For all periods presented in this report, unvested restricted stock, stock options and warrants were not included in the computation of diluted net loss per share because such inclusion would have had an antidilutive effect.



Year Ended December 31,


Excluded potentially dilutive weighted average securities (1):






Options to purchase common stock

    390,684       1,013,962  

Unvested restricted stock

    7,471,648       7,403,644  

Financing warrants to purchase common stock

    252,035       6,372  

Total potential dilutive weighted average securities

    8,114,367       8,423,978  


(1) Securities are presented on a weighted average outstanding calculation as required if the securities were dilutive.

Segment Reporting, Policy [Policy Text Block]

Segment and geographic information


Our chief operating decision maker (“CODM”) is the Chief Executive Officer. Operating segments are defined as components of an enterprise engaging in business activities for which discrete financial information is available and regularly reviewed by the CODM in deciding how to allocate resources and in assessing performance. The CODM views its operations and manages its business in one operating segment.

Concentration Risk, Credit Risk, Policy [Policy Text Block]

Concentration of credit risk


The Company generated revenue of $25,000 and $4,000 for the years ended  December 31, 2023 and 2022, respectively, for the sale of lead finished goods to P. Kay Metals. Revenue from P. Kay Metals represented 100% of total revenue for the years ended December 31, 2023 and 2022. The Company did not have a trade receivable balance as of  December 31, 2023 and  December 31, 2022, respectively.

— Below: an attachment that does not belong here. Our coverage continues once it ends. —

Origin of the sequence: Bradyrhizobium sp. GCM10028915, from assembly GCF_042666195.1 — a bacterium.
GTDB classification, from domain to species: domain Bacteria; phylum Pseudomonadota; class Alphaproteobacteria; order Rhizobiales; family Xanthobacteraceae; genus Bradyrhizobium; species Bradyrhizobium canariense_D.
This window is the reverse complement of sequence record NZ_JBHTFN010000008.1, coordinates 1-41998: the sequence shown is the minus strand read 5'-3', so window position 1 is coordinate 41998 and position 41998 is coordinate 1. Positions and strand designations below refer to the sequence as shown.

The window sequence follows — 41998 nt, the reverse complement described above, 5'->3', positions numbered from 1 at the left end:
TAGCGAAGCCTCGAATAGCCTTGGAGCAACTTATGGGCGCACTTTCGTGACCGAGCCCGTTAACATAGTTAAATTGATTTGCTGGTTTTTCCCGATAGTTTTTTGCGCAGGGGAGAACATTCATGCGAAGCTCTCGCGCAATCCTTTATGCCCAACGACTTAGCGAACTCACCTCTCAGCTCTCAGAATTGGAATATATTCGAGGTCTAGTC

New Accounting Pronouncements, Policy [Policy Text Block]

Recent accounting pronouncements


Recently issued accounting pronouncements not yet adopted


In November 2023, the Financial Accounting Standards Board (“FASB”) issued ASU No. 2023-07, Improvements to Reportable Segment Disclosures (Topic 280). This ASU updates reportable segment disclosure requirements by requiring disclosures of significant reportable segment expenses that are regularly provided to the Chief Operating Decision Maker (“CODM”) and included within each reported measure of a segment's profit or loss. This ASU also requires disclosure of the title and position of the individual identified as the CODM and an explanation of how the CODM uses the reported measures of a segment’s profit or loss in assessing segment performance and deciding how to allocate resources. The ASU is effective for annual periods beginning after December 15, 2023, and interim periods within fiscal years beginning after December 15, 2024. Adoption of the ASU should be applied retrospectively to all prior periods presented in the financial statements. Early adoption is also permitted. This ASU will likely result in us including the additional required disclosures when adopted. We are currently evaluating the provisions of this ASU and expect to adopt them for the year ending December 31, 2024.